Written on: May 27th, 2009 in News
They’ve been called “bonnet books” (although the term isn’t popular amongst the genre’s writers) and in the Delaware Library Catalog they’ve been a hot property for a long time- particularly in the Georgetown and Greenwood libraries, where they routinely top the lists of most-popular subjects and authors. The media have just started to catch up with the popularity of Amish-themed romance novels, as seen in this story and it’s accompanying feature on “Nightline”.
The ABC News piece focused on Cindy Woodsmall, author of the Sisters of the Quilt trilogy, but at least in Delaware, Wanda Brunstetter is more popular, along with Beverley Lewis. You can see a list of most of our Amish-themed fiction here.
Most of these works fall under the Romance category, but the central conflicts are often between the opposing cultural values and expectations of the Amish and “English” communities, with the protagonists often challenged with finding ways to follow their hearts while remaining true to their beliefs.
For those with an interest in learning more about non-fictional aspects of Amish and Mennonite culture and belief, Donald Kraybill and John Hostetler have each produced many authoritative but accessible books on these subjects- Kraybill’s most recent book on the Nickel Mines School shooting of 2006 is particularly impressive, in its challenge to our mainstream notions about retribution and forgiveness.
Written on: May 26th, 2009 in Reviews
Straying a little here onto Facebook territory, but I liked the result for me: Watership Down was a favorite book of mine as a child, along with the incredibly thrilling and moving Plague Dogs.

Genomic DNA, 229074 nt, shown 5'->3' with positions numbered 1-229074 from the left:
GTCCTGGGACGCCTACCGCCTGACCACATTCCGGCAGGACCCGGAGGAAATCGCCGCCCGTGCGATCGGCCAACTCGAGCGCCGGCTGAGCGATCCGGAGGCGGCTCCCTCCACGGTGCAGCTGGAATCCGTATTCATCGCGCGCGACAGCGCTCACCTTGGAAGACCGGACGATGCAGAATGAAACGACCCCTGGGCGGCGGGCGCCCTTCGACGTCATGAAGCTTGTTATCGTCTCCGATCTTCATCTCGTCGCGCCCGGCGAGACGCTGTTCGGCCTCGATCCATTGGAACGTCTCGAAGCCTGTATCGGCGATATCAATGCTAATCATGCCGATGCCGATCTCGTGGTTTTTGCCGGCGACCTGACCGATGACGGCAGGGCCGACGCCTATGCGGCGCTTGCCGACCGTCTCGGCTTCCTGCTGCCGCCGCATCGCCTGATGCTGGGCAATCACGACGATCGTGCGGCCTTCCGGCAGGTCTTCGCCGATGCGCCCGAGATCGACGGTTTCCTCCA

You’re Watership Down!
Though many think of you as a bit young, even childish, you’re
actually incredibly deep and complex. You show people the need to rethink their
assumptions, and confront them on everything from how they think to where they
build their houses…
Written on: May 23rd, 2009 in Reviews
I wasn’t planning to review any titles this week because of the holidays- presumably everyone has already selected their beach/campfire reading for the weekend and blog readership will be scant! However, I felt I should mention this one title since over the course of two days I have seen three separate and glowing reviews for it, from sources as different as Elle magazine and the New York Review of Books.
Clancy Martin’s “How to Sell” is a coming of age novel of a kind, set in the mercenary and amoral world of the high-end jewelry business. The protagonist, an appealing con-man, drops out of school at age 16 to join the family business, seduce his older brother’s girlfriend, and try to enrich himself without losing his soul. It’s quite possible that the diamond industry, with its cruelty, superficiality, and greed may be serving in this novel as some kind of broader metaphor for American society. I’m just saying, maybe.
You can read more about the novel here (you’ll need to enter your library card ID and PIN to access the NoveList database), and see other Delaware Library Catalog fiction and non-fiction books about the diamond trade here.
Written on: May 22nd, 2009 in News
If you have a long memory, you may remember this blog post from March of this year, in which it was proposed that the catalog configuration would be changed so once you log in, you will go directly to your account information, with a list of holds placed and available, books checked out, fines and fees, and other library messages. After almost uniformly positive feedback, this change will take effect in the next couple of days.